A Broken Body But Unbroken Spirit: The American Chestnut
by Linwood Watson, MD (Haliwa-Saponi)
Talk to any rural old timer about great trees, and the American chestnut (Castanea dentata) will inevitably be mentioned. Many eastern woodland tribes, including the Iroquois, hold the American chestnut as a sacred gift to be cherished and shared among all, which is emblematic of this tree’s importance to human life and the larger forest ecosystem. To say it is a “capstone” species, especially in the hilly/mountainous Appalachian forests, would not be exaggerating. Note that some of our Southeastern/Coastal plain tribes, like the Coharie and Waccamaw-Siouan, live in an environment that is flatter, hotter, less rocky and as such are more pine dominant (atopic for a future blog will be the storied “tar and turpentine trails” running from Southeast NC to Georgia.) The Haliwa-Saponi territory, lies on thefall line between the Piedmont and Coastal Plain and has had more chestnutchestnut influences, along with mountain laurel and rhododendron. In particular, the steep, quick draining, north facing, rocky, acidic clay banks of Fishing Creek, Little Fishing Creek, and Swift Creek are likely to be hospitable to chestnuts.
Even in the most optimal habitat though, the American chestnut met a tremendous misfortune in the early 1900s. An introduced blight from Asia, Cryphonectria parasitica (even sounds gruesome, doesn’t it?), essentially wiped out the American chestnut from dominance, within 40 years. The American Chestnut Foundation (see sources below) estimates that at one point the American chestnut numbered 4 billion (yes, billion!) trees in the Appalachians, meaning roughly 1 out of every 4 trees were likely chestnuts in this region. You don’t have to be a biology major to imagine the crucial importance of this tree to other plants (such as the understory pawpaws), animals, and humans. In fact, one common rural recount is how helpful chestnuts were to late season fattening up of hogs and cattle, since they ripened in late fall. Chestnut leaves were also routinely used for colds and phlegm. Rural people of all ethnicities benefitted tremendously from this stately tree.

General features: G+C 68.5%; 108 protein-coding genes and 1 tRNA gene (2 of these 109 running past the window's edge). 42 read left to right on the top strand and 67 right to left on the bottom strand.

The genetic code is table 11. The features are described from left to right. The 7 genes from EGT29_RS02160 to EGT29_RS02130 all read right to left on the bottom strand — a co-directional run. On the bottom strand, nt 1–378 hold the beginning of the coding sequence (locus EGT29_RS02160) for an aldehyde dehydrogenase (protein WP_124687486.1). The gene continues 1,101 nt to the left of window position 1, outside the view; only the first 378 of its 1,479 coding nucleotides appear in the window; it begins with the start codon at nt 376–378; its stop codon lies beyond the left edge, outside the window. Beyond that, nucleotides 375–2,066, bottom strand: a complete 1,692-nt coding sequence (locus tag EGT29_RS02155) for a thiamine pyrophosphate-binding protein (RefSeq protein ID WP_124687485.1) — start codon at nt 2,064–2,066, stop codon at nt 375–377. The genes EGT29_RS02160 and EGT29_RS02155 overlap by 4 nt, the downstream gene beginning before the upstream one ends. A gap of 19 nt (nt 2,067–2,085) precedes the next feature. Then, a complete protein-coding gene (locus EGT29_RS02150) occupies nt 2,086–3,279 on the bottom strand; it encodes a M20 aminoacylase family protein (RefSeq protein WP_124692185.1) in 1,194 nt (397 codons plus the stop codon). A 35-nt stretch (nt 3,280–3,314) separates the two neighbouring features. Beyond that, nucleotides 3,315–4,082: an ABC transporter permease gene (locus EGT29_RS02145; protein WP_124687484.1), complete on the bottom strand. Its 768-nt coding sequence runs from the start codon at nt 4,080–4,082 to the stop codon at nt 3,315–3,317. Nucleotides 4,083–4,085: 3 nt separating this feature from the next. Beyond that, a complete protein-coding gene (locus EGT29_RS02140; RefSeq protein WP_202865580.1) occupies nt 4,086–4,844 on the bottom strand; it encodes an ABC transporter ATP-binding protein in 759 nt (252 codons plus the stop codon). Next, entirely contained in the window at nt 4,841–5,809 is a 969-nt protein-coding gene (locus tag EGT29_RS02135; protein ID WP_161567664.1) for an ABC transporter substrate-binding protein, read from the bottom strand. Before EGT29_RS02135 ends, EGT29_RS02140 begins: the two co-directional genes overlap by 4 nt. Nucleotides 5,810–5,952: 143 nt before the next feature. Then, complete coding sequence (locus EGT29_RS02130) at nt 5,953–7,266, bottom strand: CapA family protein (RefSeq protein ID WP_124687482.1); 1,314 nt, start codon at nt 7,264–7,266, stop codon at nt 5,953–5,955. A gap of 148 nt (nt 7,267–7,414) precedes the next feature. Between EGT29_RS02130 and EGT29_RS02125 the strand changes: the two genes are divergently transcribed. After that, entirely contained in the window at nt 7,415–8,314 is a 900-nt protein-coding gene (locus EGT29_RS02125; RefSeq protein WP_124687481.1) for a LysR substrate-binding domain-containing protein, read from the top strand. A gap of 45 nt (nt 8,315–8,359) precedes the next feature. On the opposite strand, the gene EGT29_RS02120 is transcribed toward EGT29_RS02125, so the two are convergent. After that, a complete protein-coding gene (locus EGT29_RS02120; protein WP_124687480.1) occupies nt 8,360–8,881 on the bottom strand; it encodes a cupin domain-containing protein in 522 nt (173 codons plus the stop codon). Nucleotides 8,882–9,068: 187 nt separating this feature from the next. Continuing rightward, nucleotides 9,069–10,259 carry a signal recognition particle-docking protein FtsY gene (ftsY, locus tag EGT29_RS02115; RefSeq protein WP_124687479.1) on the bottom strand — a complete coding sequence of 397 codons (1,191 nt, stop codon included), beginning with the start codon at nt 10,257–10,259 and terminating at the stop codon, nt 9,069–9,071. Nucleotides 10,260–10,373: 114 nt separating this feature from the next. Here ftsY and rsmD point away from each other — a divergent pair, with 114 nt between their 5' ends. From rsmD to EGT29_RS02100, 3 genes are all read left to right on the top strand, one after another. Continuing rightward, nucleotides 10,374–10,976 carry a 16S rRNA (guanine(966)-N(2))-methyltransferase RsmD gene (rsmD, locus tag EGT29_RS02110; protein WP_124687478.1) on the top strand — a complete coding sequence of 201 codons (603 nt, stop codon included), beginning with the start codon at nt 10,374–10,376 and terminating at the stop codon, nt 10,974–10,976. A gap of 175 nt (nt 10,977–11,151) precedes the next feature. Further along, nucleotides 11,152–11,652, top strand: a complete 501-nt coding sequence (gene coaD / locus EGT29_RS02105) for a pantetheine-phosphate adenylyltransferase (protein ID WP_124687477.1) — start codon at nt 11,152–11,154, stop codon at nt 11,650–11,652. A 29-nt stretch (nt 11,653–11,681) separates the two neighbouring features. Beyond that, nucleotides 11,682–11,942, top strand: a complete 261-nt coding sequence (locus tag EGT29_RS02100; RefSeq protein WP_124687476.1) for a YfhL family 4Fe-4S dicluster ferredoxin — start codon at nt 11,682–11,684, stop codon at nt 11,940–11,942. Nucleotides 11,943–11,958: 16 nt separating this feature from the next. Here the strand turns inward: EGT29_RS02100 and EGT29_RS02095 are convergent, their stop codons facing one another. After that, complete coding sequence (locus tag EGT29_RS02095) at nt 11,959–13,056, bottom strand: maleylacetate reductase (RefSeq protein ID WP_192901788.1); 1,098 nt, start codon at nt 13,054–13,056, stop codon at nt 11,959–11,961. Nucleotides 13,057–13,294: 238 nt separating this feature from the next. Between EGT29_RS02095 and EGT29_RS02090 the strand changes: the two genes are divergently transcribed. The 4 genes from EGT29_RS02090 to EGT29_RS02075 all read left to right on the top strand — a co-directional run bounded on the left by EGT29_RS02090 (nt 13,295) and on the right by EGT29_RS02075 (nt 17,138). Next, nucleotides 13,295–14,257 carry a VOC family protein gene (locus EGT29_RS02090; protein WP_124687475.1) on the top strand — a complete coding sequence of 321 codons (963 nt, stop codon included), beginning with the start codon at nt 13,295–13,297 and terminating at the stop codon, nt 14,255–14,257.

Today there are many scientific efforts, ranging from trying to find a naturally occurring blight resistant American chestnut, to genetic analysis trying to take the Chinese chestnut blight resistance and incorporate it into the American chestnut genome. However, to first want to save a threatened species, it helps to first experience what you are missing in the first place. The eyes cannot see what the mind does not know. As we all know, cooking with and eating a food is one of the best ways to see, touch, smell, hear, and taste the food and all its benefits. So, keep on reading for tips on how to best roast chestnuts (in the spirit of the holidays).
Yes, while you may be unable to roast American chestnuts, at this time of year in the Northern Hemisphere many orchards, markets and grocery stores have chestnuts that are either imported or locally planted Chinese chestnuts that can fruit. Interestingly, there are Chinese, Japanese, and European chestnuts.
If you purchase some keep them in a breathable paper bag (not plastic) in the fridge until you use them. They can last 1-3 weeks in the fridge.
Chestnut Roasting 101
1. Start your fire in an appropriate place. Campfires are great, but this technique works for firepits, open hearths, and wood stoves.
2. Let the fire settle down ideally into embers. While everyone likes the leaping flames, they lack the steady heat of embers for roasting and can quickly reach out and burn you or your chestnut roasting pan. If you don’t build fires often note it may take 45 minutes or so to get to the ember stage.
3. Use a large diameter, long handled pan. Believe it or not, some companies sell specially designed chestnut roasting pans that have small openings in the pan for even heating.